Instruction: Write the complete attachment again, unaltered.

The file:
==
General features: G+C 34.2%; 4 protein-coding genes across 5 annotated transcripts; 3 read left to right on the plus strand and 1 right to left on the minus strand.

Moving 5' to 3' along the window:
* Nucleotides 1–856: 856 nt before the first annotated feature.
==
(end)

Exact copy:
General features: G+C 34.2%; 4 protein-coding genes across 5 annotated transcripts; 3 read left to right on the plus strand and 1 right to left on the minus strand.

Moving 5' to 3' along the window:
* Nucleotides 1–856: 856 nt before the first annotated feature.